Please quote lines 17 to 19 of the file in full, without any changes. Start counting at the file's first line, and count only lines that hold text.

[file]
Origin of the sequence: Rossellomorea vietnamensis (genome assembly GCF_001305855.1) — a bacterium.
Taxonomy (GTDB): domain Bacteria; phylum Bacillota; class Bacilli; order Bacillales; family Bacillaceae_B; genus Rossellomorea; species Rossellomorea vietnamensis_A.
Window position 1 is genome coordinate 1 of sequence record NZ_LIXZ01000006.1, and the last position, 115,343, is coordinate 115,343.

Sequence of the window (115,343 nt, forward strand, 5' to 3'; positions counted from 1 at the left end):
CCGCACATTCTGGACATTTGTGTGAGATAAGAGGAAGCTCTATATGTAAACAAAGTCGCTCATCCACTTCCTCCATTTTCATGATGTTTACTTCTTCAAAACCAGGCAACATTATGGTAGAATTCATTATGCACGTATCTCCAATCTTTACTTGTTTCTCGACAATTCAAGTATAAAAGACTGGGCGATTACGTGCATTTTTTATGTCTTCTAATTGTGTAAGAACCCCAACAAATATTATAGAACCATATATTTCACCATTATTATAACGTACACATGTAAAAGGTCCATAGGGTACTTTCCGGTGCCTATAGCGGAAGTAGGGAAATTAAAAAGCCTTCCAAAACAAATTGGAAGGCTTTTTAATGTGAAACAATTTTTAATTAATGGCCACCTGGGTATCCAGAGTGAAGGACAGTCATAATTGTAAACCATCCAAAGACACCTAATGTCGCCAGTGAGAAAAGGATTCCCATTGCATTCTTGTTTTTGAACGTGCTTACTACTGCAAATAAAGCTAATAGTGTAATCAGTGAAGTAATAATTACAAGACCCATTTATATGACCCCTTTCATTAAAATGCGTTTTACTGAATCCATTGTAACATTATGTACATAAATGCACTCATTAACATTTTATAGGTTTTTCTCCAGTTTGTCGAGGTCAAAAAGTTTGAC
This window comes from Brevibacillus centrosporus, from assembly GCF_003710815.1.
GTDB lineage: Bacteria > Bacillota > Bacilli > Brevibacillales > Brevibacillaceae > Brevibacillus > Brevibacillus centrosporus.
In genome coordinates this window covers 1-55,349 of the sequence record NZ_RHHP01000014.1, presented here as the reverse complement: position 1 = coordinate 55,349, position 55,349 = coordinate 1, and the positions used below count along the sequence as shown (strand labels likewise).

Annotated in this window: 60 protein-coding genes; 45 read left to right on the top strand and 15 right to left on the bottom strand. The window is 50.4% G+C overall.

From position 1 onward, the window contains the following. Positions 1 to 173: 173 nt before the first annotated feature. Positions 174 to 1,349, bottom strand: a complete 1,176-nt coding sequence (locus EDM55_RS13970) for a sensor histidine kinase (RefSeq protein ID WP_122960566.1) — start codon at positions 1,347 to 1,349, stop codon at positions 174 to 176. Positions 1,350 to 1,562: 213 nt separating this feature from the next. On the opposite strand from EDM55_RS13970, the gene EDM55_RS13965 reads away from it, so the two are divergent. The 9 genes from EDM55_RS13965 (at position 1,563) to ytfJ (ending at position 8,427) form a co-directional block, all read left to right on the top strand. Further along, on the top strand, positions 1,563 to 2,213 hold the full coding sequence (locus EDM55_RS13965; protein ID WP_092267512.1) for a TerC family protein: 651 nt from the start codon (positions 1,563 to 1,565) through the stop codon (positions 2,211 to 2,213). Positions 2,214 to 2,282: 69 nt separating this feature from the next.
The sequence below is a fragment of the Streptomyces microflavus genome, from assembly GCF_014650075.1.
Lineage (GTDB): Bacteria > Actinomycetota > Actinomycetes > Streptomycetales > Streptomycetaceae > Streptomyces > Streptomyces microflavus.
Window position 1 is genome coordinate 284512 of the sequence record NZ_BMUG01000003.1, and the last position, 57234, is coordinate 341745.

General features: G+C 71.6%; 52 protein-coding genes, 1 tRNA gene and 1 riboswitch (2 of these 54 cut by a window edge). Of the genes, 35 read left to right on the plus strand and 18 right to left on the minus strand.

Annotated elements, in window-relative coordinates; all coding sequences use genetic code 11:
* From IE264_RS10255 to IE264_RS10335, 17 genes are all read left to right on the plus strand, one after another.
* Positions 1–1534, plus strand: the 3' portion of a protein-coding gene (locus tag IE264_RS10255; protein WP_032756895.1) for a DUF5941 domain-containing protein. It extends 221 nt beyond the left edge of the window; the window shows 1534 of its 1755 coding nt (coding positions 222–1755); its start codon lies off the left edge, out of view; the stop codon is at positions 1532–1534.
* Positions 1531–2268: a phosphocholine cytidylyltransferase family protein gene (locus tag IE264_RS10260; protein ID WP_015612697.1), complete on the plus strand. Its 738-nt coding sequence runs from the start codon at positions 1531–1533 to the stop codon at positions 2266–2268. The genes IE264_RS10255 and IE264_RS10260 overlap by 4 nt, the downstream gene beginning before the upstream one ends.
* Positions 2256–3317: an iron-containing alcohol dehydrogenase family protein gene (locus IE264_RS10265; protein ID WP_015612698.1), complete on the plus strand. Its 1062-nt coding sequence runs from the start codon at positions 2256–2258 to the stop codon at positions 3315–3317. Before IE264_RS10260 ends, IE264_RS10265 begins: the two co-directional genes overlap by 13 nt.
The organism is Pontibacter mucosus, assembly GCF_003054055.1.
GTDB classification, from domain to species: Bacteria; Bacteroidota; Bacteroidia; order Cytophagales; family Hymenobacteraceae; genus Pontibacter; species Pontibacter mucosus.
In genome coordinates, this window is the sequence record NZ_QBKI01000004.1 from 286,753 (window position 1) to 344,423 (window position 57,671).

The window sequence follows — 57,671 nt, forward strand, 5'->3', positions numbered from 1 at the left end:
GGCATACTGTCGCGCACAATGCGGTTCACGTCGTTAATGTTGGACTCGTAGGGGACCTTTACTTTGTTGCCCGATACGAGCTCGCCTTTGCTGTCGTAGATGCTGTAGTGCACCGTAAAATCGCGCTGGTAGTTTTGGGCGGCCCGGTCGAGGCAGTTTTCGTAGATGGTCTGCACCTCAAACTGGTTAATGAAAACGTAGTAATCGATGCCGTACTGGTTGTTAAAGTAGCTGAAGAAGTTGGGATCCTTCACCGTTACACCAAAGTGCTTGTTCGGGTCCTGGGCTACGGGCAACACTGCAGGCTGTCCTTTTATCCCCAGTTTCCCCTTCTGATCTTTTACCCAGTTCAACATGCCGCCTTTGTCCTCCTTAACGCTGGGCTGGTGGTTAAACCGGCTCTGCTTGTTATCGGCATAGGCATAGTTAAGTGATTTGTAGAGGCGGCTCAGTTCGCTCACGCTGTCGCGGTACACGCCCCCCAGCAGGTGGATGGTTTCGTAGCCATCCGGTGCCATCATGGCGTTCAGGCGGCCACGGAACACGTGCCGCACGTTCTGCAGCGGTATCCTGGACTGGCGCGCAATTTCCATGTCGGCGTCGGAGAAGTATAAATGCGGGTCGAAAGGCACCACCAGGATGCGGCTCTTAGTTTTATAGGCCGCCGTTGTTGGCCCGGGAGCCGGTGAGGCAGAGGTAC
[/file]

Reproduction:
* Positions 1–1534, plus strand: the 3' portion of a protein-coding gene (locus tag IE264_RS10255; protein WP_032756895.1) for a DUF5941 domain-containing protein. It extends 221 nt beyond the left edge of the window; the window shows 1534 of its 1755 coding nt (coding positions 222–1755); its start codon lies off the left edge, out of view; the stop codon is at positions 1532–1534.
* Positions 1531–2268: a phosphocholine cytidylyltransferase family protein gene (locus tag IE264_RS10260; protein ID WP_015612697.1), complete on the plus strand. Its 738-nt coding sequence runs from the start codon at positions 1531–1533 to the stop codon at positions 2266–2268. The genes IE264_RS10255 and IE264_RS10260 overlap by 4 nt, the downstream gene beginning before the upstream one ends.
* Positions 2256–3317: an iron-containing alcohol dehydrogenase family protein gene (locus IE264_RS10265; protein ID WP_015612698.1), complete on the plus strand. Its 1062-nt coding sequence runs from the start codon at positions 2256–2258 to the stop codon at positions 3315–3317. Before IE264_RS10260 ends, IE264_RS10265 begins: the two co-directional genes overlap by 13 nt.